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Methylphenidate
Methylphenidate
Synonyms Metylfenidat
Brand names Concerta, Ritalin (oral), Daytrana (patch)
IUPAC name

IUPAC name
methyl phenyl(2-piperidinyl)acetate
ChemSpider

4015

DrugBank

DB00422

PubChem

4158

PDB fields

N/A

Formula

C14H19NO2

InChI
InChI
1S/C14H19NO2/c1-17-14(16)13(11-7-3-2-4-8-11)12-9-5-6-10-15-12/h2-4,7-8,12-13,15H,5-6,9-10H2,1H3
InChIKey
InChIKey
DUGOZIWVEXMGBE-UHFFFAOYSA-N
SMILES
SMILES
COC(=O)C(C1CCCCN1)C2=CC=CC=C2
(Jmol 3D structure)
Mol. mass

233.3062 g/mol

Ritalin

Ritalin box

Methylphenidate is a noradrenaline-dopamine reuptake inhibitor (NDRI) that is primarily used to treat ADHD and narcolepsy. Its NDRI action is said to be competitive, as it binds to the noradrenaline and dopamine transporters, instead of activating TAAR1 like the amfetamines do.[1][2] Methylphenidate is generally considered a milder stimulant than the amfetamines and in animal models it does not appear to be associated with the neuronal cell death typical of the amfetamines. Despite this it produces significant immediate improvements in cognition, including in healthy individuals.[3][4] It has also been used to treat Parkinson's disease and the associated fatigue, depression and other problems.[5]

A quarter of all stimulant use by university students in the U.S.A. back in 2006 used methylphenidate.[6]

PropertiesEdit

Methylphenidate hydrochloride (which is in most commercial preparations) is a white/almost white odourless crystalline powder that is freely soluble in water.[7] Methylphenidate is also a compound with two enantiomers: dexmethylphenidate and levmethylphenidate.[7] The d-form (more active) has a half-life of 6 hours whereas the l-form has a half-life of 4 hours.[7] Methylphenidate has an oral bioavailability of 11-52% (there is significant differences between the bioavailability of the drug for different individuals).[7] Methylphenidate usually takes 2 hours to start producing its effects when taken orally.[7]

StructuresEdit

Structures of methylphenidate
Methylphenidate-racemate
Dexmethylphenidate-crystal
Levomethylphenidate-crystal
350px dexmethylphenidate
350px levomethylphenidate



See alsoEdit

External linksEdit

Reference listEdit

  1. Zucchi, R; Chiellini, G; Scanlan, TS; Grandy, DK (December 2006). "Trace amine-associated receptors and their ligands.". British Journal of Pharmacology 149 (8): 967–78. doi:10.1038/sj.bjp.0706948. PMC 2014643. PMID 17088868.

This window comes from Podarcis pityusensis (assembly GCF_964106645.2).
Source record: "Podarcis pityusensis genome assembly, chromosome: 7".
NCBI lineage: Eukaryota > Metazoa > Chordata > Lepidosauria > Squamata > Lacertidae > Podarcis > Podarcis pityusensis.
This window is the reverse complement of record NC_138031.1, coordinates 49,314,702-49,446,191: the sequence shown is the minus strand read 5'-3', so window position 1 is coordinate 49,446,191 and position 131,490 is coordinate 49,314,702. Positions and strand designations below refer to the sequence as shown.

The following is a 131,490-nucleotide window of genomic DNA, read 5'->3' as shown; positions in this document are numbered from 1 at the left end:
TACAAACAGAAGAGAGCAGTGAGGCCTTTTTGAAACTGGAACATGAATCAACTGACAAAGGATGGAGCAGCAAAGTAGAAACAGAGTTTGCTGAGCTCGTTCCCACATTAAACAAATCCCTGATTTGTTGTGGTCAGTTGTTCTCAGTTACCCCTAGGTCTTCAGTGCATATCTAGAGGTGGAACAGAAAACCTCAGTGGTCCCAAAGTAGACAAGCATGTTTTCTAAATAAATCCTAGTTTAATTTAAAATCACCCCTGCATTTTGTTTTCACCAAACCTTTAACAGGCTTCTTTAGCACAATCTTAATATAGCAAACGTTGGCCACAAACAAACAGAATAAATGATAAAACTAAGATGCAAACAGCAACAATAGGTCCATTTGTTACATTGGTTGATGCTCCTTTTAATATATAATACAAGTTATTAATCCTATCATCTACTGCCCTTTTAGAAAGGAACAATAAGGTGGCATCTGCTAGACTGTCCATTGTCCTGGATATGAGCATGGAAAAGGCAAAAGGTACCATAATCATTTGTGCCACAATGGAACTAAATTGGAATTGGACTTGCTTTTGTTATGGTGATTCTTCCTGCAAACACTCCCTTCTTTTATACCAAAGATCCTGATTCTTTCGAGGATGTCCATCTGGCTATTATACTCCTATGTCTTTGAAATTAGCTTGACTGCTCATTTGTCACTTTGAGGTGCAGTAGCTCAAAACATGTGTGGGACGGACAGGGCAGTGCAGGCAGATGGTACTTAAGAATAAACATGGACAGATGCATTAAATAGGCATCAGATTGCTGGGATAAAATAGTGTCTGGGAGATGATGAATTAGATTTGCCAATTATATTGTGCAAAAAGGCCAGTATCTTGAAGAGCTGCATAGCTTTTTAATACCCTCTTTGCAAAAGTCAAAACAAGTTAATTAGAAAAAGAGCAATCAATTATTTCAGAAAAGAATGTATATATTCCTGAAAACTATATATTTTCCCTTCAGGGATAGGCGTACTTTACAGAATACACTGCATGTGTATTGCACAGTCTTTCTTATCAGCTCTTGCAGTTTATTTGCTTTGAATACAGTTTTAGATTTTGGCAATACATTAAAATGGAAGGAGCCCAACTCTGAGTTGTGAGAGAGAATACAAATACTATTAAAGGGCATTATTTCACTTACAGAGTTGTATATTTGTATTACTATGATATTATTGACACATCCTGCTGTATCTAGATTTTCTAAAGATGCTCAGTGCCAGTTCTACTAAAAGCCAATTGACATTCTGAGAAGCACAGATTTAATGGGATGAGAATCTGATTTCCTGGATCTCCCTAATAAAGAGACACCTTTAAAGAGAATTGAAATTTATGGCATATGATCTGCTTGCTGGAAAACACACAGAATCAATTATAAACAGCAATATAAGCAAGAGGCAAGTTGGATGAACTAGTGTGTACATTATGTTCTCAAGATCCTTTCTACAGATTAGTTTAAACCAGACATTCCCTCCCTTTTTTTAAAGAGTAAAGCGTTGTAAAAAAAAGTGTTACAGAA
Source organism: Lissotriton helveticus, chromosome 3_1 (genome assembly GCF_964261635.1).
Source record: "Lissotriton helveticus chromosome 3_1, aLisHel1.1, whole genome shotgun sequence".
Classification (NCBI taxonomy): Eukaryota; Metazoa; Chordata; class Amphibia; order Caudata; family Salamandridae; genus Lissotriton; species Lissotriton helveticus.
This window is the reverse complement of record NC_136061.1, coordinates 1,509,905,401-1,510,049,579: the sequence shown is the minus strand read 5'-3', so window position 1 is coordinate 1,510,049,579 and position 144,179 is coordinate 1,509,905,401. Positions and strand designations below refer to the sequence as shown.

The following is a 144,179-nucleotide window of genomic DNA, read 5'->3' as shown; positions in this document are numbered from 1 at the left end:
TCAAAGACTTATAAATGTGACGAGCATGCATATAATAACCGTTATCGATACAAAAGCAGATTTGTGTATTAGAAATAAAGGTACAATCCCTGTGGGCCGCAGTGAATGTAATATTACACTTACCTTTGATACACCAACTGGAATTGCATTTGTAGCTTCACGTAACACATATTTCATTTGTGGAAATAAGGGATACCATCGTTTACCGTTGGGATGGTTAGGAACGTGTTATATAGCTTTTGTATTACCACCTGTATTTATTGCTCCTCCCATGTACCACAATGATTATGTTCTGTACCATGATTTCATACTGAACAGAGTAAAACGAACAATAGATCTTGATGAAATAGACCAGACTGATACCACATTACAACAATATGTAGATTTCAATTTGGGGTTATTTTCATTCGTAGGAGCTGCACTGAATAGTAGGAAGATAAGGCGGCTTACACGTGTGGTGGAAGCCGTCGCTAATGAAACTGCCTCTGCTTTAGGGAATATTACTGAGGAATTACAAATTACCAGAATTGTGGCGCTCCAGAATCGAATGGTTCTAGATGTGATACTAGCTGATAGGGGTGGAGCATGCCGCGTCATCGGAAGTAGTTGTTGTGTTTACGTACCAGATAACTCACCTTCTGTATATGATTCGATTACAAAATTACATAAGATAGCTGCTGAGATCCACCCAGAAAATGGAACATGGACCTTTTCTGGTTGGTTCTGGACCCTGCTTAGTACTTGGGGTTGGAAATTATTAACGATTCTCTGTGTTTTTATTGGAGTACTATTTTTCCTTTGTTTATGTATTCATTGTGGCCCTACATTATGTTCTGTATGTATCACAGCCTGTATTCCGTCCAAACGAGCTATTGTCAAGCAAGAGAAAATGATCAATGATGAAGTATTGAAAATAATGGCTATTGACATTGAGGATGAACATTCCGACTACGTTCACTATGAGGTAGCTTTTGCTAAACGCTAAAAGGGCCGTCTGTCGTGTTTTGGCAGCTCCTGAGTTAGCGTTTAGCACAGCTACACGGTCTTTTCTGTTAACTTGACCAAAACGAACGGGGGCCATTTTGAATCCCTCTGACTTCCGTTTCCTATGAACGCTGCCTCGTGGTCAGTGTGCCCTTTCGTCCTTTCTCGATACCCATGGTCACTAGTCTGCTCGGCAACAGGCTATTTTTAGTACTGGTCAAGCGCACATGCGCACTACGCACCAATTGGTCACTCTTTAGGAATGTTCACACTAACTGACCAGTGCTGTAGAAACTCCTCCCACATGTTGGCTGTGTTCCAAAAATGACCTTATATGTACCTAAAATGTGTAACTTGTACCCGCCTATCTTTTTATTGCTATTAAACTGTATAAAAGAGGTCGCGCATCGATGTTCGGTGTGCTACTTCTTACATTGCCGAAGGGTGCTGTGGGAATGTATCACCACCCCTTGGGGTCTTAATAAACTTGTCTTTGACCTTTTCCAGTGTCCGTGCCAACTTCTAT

2. Sotnikova, TD; Caron, MG; Gainetdinov, RR; Grandy, DK (August 2009). "Trace amine-associated receptors as emerging therapeutic targets.". Molecular pharmacology 76 (2): 229–35. doi:10.1124/mol.109.055970. PMC 2713119. PMID 19389919.
  3. Ares-Santos, S; Granado, N; Moratalla, R (May 2013). "The role of dopamine receptors in the neurotoxicity of methamphetamine.". Journal of Internal Medicine 273 (5): 437–53. doi:10.1111/joim.12049. PMID 23600399.
  4. Mackey, S; Paulus, M (March 2013). "Are there volumetric brain differences associated with the use of cocaine and amphetamine-type stimulants?". Neuroscience and Biobehavioral Reviews 37 (3): 300–16. doi:10.1016/j.neubiorev.2012.12.003. PMC 3604030. PMID 23253945.
  5. Auriel, E; Hausdorff, JM; Giladi, N (March-April 2009). "Methylphenidate for the treatment of Parkinson disease and other neurological disorders.". Clinical Neuropharmacology 32 (2): 75–81. doi:10.1097/WNF.0B013E318170576C. PMID 18978488.
  6. Teter, CJ; McCabe, SE; LaGrange, K; Cranford, JA; Boyd, CJ (October 2006). "Illicit use of specific prescription stimulants among college students: prevalence, motives, and routes of administration.". Pharmacotherapy 26 (10): 1501–10. PMC 1794223. PMID 16999660. doi:10.1592/phco.26.10.1501. 
  7. 7.0 7.1 7.2 7.3 7.4 Brayfield, A, ed. (13 December 2013). "Methylphenidate". Martindale: The Complete Drug Reference. London, UK: Pharmaceutical Press. Retrieved 5 June 2014.

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